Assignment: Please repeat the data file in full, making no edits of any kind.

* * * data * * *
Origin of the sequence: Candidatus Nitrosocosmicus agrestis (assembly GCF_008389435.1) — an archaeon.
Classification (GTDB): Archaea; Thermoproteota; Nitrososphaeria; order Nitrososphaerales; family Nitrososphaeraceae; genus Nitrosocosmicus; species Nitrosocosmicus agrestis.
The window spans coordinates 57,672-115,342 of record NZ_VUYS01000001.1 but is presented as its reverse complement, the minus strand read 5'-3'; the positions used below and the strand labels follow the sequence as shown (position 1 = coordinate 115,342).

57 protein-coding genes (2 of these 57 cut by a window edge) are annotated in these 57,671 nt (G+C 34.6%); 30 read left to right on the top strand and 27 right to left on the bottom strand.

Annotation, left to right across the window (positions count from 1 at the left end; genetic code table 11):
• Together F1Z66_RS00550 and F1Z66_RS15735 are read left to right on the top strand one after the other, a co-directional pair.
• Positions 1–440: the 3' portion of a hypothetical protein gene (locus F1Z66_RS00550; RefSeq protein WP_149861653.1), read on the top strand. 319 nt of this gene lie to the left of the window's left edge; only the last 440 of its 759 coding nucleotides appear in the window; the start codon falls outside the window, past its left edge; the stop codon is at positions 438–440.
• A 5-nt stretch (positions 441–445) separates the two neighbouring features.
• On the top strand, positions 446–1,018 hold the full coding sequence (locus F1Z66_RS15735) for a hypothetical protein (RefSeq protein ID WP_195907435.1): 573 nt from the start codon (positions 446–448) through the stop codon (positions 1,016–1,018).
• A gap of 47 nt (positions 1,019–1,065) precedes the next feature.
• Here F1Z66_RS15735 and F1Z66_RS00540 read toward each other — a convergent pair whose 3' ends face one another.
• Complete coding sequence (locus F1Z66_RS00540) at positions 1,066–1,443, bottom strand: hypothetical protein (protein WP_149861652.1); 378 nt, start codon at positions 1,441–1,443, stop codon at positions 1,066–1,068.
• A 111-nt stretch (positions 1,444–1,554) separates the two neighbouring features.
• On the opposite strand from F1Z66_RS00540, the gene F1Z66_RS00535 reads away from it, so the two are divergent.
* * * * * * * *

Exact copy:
Origin of the sequence: Candidatus Nitrosocosmicus agrestis (assembly GCF_008389435.1) — an archaeon.
Classification (GTDB): Archaea; Thermoproteota; Nitrososphaeria; order Nitrososphaerales; family Nitrososphaeraceae; genus Nitrosocosmicus; species Nitrosocosmicus agrestis.
The window spans coordinates 57,672-115,342 of record NZ_VUYS01000001.1 but is presented as its reverse complement, the minus strand read 5'-3'; the positions used below and the strand labels follow the sequence as shown (position 1 = coordinate 115,342).

57 protein-coding genes (2 of these 57 cut by a window edge) are annotated in these 57,671 nt (G+C 34.6%); 30 read left to right on the top strand and 27 right to left on the bottom strand.

Annotation, left to right across the window (positions count from 1 at the left end; genetic code table 11):
• Together F1Z66_RS00550 and F1Z66_RS15735 are read left to right on the top strand one after the other, a co-directional pair.
• Positions 1–440: the 3' portion of a hypothetical protein gene (locus F1Z66_RS00550; RefSeq protein WP_149861653.1), read on the top strand. 319 nt of this gene lie to the left of the window's left edge; only the last 440 of its 759 coding nucleotides appear in the window; the start codon falls outside the window, past its left edge; the stop codon is at positions 438–440.
• A 5-nt stretch (positions 441–445) separates the two neighbouring features.
• On the top strand, positions 446–1,018 hold the full coding sequence (locus F1Z66_RS15735) for a hypothetical protein (RefSeq protein ID WP_195907435.1): 573 nt from the start codon (positions 446–448) through the stop codon (positions 1,016–1,018).
• A gap of 47 nt (positions 1,019–1,065) precedes the next feature.
• Here F1Z66_RS15735 and F1Z66_RS00540 read toward each other — a convergent pair whose 3' ends face one another.
• Complete coding sequence (locus F1Z66_RS00540) at positions 1,066–1,443, bottom strand: hypothetical protein (protein WP_149861652.1); 378 nt, start codon at positions 1,441–1,443, stop codon at positions 1,066–1,068.
• A 111-nt stretch (positions 1,444–1,554) separates the two neighbouring features.
• On the opposite strand from F1Z66_RS00540, the gene F1Z66_RS00535 reads away from it, so the two are divergent.